'From A Polish Country House Kitchen's Barszcz

Bogdan Bialy

When I think of Eastern European cuisine I think of pierogi (coming later this week) and I think of barszcz (also spelled borscht). Barszcz is seen in many iterations throughout Poland, Russia, and Ukraine; sometimes it is thick with pieces of beet and shreds of beef, sometimes the soup blushes with sour cream, and other times it it served crystal clear.

The traditional Polish version in Anne Applebaum and Danielle Crittenden's From A Polish Country House Kitchen is a third type. After simmering a multitudinous concoction of beets, carrots, celery root, leeks, onions, garlic, and beef bones in several cups of water until rich in color and deep in earthy flavor, the entire contents of the pot are strained out. The soup is then served simply with a squeeze of lemon and a dollop of sour cream.

Why I picked this recipe: Can you cook Polish food without simmering a pot of barszcz? I think not.

What worked: Brilliantly violet red and beguilingly fragrant, this clear soup is a beet-y winner. Be sure to include the dried marjoram; while its addition may seem strange, the herb's grassy notes contribute a pleasant savory note to the broth that brings the flavors in harmony.

What didn't: No problems here.

Suggested tweaks: If you must have pieces of beet in your barszcz, give the simmered a quick chop before returning them to the strained broth before serving.

Reprinted with permission from From a Polish Country House Kitchen: 90 Recipes for the Ultimate Comfort Food By Anne Applebaum and Danielle Crittenden, copyright 2012. Published by Chronicle Books. All rights reserved. Available wherever books are sold.

Recipe Facts



Active: 15 mins
Total: 2 hrs
Serves: 6 to 8 servings

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  • 4 large or 6 small beets, peeled and halved
  • 1 lb (455 g) meaty veal or beef bones
  • 1 medium carrot, trimmed and peeled
  • 1 medium parsnip, trimmed and peeled
  • 1 large onion, peeled and halved
  • 1 leek (white and green parts), trimmed, halved lengthwise, and rinsed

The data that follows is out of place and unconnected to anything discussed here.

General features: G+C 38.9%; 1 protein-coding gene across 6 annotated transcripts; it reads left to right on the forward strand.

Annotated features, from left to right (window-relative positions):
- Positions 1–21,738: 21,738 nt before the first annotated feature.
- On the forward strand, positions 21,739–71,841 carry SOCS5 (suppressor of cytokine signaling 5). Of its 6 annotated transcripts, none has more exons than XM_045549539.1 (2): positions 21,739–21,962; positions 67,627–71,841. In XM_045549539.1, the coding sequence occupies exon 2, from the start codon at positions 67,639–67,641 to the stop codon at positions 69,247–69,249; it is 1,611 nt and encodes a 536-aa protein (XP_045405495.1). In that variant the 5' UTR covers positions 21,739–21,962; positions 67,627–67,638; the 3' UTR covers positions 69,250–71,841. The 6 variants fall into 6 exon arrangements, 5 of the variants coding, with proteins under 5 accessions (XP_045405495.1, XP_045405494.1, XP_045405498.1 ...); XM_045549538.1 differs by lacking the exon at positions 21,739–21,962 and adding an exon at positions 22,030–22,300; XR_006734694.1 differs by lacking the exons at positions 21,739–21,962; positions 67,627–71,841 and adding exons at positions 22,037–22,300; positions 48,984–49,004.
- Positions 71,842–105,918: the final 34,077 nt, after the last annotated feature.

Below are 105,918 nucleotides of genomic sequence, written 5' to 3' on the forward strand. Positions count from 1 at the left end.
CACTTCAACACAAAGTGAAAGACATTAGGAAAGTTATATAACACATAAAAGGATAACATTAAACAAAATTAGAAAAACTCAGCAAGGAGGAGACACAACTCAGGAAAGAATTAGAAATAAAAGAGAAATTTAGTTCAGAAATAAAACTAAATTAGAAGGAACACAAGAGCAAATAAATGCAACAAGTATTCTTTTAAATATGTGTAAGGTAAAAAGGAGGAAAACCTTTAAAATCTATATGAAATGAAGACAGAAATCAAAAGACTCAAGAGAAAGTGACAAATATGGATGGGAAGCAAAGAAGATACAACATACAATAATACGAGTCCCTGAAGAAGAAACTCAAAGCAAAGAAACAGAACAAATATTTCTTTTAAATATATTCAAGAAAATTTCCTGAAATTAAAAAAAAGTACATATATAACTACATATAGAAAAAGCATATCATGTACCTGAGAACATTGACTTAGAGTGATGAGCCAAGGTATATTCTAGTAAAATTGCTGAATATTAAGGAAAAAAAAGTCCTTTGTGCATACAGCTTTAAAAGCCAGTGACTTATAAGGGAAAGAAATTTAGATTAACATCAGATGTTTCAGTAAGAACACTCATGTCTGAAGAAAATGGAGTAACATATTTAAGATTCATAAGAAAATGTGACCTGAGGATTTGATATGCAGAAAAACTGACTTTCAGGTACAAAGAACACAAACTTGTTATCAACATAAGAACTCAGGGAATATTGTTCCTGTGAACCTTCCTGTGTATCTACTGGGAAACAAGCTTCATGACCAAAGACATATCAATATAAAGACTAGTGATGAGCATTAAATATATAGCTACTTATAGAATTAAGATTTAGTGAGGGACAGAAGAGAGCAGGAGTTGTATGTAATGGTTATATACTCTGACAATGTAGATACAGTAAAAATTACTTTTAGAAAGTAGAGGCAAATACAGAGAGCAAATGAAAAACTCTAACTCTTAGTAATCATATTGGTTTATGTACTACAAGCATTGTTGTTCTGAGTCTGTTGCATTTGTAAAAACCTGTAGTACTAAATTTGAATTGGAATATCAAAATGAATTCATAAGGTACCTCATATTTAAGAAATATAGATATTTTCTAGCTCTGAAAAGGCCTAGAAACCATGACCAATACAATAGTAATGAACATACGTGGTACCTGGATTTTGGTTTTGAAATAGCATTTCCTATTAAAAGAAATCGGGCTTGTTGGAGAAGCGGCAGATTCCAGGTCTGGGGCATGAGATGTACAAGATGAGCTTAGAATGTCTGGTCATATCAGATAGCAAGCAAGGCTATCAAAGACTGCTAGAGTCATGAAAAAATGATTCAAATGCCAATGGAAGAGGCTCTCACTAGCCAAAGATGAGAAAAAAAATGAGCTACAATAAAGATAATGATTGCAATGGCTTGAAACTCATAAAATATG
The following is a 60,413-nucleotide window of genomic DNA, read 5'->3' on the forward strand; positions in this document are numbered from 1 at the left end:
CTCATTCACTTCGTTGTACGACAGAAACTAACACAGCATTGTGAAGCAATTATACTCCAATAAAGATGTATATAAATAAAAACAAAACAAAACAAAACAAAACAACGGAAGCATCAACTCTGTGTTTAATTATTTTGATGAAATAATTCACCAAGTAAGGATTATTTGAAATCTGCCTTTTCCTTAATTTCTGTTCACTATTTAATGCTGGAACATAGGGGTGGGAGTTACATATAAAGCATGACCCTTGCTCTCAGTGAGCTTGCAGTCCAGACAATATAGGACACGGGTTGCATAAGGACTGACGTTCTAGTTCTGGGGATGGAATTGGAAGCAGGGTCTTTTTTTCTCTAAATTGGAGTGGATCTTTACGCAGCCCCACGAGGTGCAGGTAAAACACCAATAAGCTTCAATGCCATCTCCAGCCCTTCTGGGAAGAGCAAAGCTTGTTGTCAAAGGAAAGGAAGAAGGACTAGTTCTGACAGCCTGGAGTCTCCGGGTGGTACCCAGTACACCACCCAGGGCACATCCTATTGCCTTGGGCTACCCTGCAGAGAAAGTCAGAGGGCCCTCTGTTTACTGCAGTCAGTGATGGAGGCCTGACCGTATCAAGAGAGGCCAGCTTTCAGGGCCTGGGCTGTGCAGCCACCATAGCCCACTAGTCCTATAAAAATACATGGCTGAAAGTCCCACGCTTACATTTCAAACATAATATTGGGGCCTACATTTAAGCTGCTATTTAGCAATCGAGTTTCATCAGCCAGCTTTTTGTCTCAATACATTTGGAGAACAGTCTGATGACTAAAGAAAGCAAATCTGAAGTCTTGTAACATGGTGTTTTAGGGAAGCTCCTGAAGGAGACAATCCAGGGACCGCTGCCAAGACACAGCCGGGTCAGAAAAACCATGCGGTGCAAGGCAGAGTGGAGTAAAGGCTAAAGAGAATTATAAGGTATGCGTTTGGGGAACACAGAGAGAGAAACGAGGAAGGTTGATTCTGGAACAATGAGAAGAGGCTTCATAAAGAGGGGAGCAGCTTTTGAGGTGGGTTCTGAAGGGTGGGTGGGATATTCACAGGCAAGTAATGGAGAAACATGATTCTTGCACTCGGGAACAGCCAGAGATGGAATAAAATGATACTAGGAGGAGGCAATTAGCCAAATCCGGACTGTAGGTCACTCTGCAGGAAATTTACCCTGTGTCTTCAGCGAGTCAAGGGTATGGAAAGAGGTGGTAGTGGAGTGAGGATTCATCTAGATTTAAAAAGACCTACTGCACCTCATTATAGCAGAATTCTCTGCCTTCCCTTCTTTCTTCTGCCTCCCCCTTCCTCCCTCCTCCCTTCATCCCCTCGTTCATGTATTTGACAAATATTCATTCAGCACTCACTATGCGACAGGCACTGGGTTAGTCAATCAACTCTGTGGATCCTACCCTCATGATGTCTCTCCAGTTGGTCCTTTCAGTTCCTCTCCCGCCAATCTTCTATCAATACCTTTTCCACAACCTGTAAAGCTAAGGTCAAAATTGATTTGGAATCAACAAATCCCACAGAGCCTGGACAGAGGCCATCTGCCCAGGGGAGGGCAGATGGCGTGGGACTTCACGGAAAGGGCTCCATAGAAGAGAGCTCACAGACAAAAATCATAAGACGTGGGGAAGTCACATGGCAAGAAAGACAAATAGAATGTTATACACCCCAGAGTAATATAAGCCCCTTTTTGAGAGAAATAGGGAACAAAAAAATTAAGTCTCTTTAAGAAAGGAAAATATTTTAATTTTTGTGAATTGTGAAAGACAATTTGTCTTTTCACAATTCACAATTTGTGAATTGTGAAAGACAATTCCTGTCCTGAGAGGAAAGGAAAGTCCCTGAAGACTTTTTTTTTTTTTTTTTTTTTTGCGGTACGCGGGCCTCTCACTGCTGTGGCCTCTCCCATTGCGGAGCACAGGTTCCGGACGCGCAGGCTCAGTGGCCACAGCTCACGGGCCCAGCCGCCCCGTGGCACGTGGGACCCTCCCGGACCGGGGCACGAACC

• 1/4 celery root, peeled, or 1 long celery stalk
  • 3 to 4 dried mushrooms or porcini, if you’ve got them
  • 8 garlic cloves, peeled but left whole, plus 2 extra just in case
  • 1 bay leaf
  • 1 large pinch of dried marjoram, plus more for seasoning
  • 6 peppercorns (optional; throw them in if you like a spicier soup)
  • About 12 cups (2.8 L) water (depending on the size of the pot)
  • Juice of 1 lemon
  • Salt and freshly ground pepper
  • 1/2 cup (120 ml) sour cream or plain Greek-style yogurt (optional)


  1. Combine the beets, bones, carrot, parsnip, onion, leek, celery root, mushrooms, 8 garlic cloves, the bay leaf, marjoram, peppercorns (if using), and water in a large stockpot and bring to a boil. (There should be enough water to cover the other ingredients.) Remove any foam that has risen to the top, cover, and turn down the heat. Simmer gently until the meat falls off the bones and the vegetables are very soft, about 2 hours.

  2. Strain the soup through a colander, pressing the solids to extract all the liquids. Taste: If it is too watery, then boil down, uncovered, for an additional 30 minutes or so. If it seems too dense, add water. When the soup is ready, stir in the lemon juice. Season with salt and pepper and, if you like, some more dried marjoram.

  3. You might also ask yourself at this point whether the soup needs even more garlic, in which case peel a couple more cloves, crush them with a garlic press or the flat side of a knife, toss them in, and simmer for a minute or two. Make sure they don’t fall into anyone’s bowl when you serve (unless, like Anne, the person happens to like boiled garlic cloves). The flavor should be slightly sour and garlicky, yet with that beety hint of sweetness.

  4. Serve clear, very hot, in small bowls or even large teacups, which you can pick up and drink. If you prefer yours bright pink, then serve in large soup plates with a spoonful of the sour cream or plain yogurt dropped into each one. This keeps in the refrigerator (covered) for days, and indeed grows slightly tangier with time, which is how it is supposed to be.